Harrington Joins Major League of Champions

If he hadn’t done so already at last month’s British Open, Ireland’s Padraig Harrington sealed his status as a true golfing heavyweight with his epic and draining victory at the USPGA Championship at Oakland Hills.

Battling through 36 strength-sapping holes on the final day, and then scrapping with Spain’s Sergio Garcia in a tussle reminiscent of their 2007 Open play-off, Harrington won his second straight major title by two strokes.

Rain had washed out most of Saturday, which meant the players had to fight through two rounds on Sunday.

Harrington went into the third round seemingly out of the reckoning, having shot a 74 in the second round to follow up his opening 71.

However, he saved his best for last with successive four-under-par 66s to complete the 72 holes in three-under 277, two ahead of Garcia and former Open winner Ben Curtis.

Colombia’s Camilo Villegas and Sweden’s Henrik Stenson were tied for fourth at one-over 281, with Steve Flesch along on 282.

Phil Mickeslon and Andres Romero both ended on 284 for joint seventh. India’s Jeev Milkha Singh, the first-round leader, and Korean Charlie Wi, who emerged as a contender on the final day, had to be satisfied on 285, along with Alastair Forsyth and Justin Rose.

But the day belonged to Harrington, who has done what no other European has achieved since Scotland’s Tommy Armour in 1930, and that is lift the Wannamaker Trophy, to go with the two Claret Jugs that he has already won.

Harrington himself was totally mystified by his ability to overcome his Open “hangover” and claim two straight major titles, last achieved by Tiger Woods in 2006. He said in a RTE Sports article:

“It is totally different to The Open. I was very confident in The Open. Here I hit some of the wildest golf shots ever hit on a golf course on Friday. In the end it was a lot of sheer willpower.”

Just as he had at Carnoustie in 2007, Garcia played a major role in ensuring an enthralling conclusion to the 90th PGA Championship.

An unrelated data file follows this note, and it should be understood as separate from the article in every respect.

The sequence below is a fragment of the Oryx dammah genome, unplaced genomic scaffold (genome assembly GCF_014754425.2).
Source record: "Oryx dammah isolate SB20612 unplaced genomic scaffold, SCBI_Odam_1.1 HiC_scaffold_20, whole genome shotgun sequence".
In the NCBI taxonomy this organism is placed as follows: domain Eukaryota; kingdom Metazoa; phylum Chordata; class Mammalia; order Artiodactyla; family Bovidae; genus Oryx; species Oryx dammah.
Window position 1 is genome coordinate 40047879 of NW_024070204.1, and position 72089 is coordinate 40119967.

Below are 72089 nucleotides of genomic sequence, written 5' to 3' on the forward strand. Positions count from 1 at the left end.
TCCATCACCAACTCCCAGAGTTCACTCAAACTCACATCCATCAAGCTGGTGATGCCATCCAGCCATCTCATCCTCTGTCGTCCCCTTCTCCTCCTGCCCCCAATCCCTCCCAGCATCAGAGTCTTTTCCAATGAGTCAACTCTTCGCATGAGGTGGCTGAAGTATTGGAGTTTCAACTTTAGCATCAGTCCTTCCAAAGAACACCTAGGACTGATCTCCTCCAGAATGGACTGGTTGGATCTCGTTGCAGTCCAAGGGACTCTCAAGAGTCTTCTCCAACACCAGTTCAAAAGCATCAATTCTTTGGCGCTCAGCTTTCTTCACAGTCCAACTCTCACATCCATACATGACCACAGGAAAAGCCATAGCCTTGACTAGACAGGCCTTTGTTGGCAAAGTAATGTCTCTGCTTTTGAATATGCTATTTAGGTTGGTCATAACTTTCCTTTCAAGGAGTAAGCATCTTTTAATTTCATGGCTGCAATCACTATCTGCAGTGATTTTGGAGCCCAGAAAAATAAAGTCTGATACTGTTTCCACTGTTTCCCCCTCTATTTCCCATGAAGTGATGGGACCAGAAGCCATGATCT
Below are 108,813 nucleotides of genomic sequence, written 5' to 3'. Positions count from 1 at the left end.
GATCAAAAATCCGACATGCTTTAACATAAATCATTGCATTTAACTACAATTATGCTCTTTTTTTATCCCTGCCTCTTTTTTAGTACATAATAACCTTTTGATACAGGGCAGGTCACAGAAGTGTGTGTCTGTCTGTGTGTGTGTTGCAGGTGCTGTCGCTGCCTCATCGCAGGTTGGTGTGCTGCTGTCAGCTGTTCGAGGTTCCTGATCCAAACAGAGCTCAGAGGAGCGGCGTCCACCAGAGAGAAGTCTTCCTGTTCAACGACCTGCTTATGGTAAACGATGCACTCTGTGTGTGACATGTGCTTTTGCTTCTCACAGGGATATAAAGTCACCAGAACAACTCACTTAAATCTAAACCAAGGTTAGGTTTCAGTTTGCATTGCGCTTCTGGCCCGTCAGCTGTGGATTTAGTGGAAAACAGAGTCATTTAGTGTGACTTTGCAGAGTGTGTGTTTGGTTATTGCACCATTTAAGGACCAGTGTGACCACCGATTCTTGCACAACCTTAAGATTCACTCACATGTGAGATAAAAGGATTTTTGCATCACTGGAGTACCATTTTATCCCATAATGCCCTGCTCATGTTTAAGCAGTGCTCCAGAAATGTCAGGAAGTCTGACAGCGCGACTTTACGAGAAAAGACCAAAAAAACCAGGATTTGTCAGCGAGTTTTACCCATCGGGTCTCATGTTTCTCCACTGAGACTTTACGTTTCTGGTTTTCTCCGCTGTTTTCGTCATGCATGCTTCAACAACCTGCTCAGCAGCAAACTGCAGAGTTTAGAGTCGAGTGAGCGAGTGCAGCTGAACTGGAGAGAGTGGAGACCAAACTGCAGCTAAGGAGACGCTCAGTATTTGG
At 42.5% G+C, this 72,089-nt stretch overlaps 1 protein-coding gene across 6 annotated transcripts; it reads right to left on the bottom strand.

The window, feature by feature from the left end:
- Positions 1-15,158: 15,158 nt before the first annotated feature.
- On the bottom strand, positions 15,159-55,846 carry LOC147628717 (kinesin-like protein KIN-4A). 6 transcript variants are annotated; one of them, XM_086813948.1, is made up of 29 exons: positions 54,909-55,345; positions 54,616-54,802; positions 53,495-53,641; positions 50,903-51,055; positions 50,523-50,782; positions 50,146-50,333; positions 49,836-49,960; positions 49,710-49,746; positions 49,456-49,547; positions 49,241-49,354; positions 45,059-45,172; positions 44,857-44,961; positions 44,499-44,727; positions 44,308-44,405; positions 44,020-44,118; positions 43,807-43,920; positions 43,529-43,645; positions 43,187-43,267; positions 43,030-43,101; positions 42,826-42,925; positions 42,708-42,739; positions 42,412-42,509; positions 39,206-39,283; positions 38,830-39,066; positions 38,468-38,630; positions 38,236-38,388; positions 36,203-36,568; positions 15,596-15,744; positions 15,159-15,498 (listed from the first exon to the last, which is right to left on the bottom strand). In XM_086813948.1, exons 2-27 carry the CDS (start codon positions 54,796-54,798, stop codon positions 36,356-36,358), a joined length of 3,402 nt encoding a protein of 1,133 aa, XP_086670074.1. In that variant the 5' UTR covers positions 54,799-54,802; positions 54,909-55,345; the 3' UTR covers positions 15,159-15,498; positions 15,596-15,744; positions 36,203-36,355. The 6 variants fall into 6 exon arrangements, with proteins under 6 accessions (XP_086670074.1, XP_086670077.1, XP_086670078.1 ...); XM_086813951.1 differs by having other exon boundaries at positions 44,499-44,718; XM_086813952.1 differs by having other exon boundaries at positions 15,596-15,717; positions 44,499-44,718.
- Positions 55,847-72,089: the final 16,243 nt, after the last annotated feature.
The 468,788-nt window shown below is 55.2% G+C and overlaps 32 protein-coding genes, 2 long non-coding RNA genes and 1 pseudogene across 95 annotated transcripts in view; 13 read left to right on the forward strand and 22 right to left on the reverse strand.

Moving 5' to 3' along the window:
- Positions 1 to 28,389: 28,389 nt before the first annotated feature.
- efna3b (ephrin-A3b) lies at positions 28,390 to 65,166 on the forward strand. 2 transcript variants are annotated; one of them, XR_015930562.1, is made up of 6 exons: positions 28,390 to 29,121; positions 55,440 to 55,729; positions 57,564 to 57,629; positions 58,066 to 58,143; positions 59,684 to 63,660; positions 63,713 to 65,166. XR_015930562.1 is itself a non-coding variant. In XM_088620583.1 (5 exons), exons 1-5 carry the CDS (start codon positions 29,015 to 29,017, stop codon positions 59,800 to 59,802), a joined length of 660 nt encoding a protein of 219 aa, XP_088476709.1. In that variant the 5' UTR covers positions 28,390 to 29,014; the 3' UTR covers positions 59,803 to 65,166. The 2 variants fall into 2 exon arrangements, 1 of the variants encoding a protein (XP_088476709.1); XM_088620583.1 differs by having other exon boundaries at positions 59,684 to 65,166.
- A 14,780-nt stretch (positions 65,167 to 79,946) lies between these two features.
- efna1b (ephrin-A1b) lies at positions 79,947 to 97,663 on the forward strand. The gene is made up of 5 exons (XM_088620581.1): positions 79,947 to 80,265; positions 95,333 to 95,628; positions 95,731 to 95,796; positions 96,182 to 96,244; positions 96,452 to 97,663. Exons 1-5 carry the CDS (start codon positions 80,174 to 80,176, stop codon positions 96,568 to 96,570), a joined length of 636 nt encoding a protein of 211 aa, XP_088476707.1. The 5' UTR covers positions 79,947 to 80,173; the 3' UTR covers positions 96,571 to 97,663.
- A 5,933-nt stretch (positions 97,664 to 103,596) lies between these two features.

That won’t make him feel any better, though, as the end result was the same, with Harrington all smiles and Garcia dejected, having come so close again to winning his first major title.

Garcia effectively lost it at the 16th when he hit an approach into the water. Still recovering, he missed fluffed an easy putt on the 17th to allow Harrington to take control. Said Garcia:

“If a couple of things had gone differently, we would have been talking differently. But they went Padraig’s way, not mine.”

Still, it would have taken some courage to beat Harrington. These were not easy conditions and two 66s was an amazing feat, even for the absent Tiger Woods.

Also, it was more than just a two-man race with Curtis, the 2003 Open champion, going into the fourth-round with a one-stroke lead over Stenson and American JB Holmes, who had put himself into contention at the halfway stage.

And indeed, Curtis appeared to be blowing away the opposition as he went four under after only six holes. But he came back down to earth around the turn with three bogeys that brought he field back.

Harrington was fairly subdued in the early holes of the fourth round following his sizzling third-round 66.

A bogey on the fifth was followed immediately by a birdie. It was after the turn that he really started to come to life.

He fired birdies on the 10th, 12th and 13th to stride alongside Garcia at three under as the tournament took on a matchplay feel.

Then came the decisive 16th, where Garcia’s ball fell in the drink with his second shot after it bounced off the green. Harrington fell into a greenside bunker and then blasted 25 feel past the hole.

The Irishman then holed the as Garcia bogeyed and both players were involved with a three-way tie with Curtis.

Garcia then lipped out on the 17th as Harrington nailed the putt, while Curtis fell one behind. On the final hole, Harrington, putting first, parred to ensure victory and Garcia, knowing the title was beyond reach, only managed a bogey.

One Response to “Harrington Joins Major League of Champions”

  1. Mara says:

    Why is Woods always mentioned? He is not playing! Talk about those who are in the current tournament; their achievements; and sometimes their blunders.

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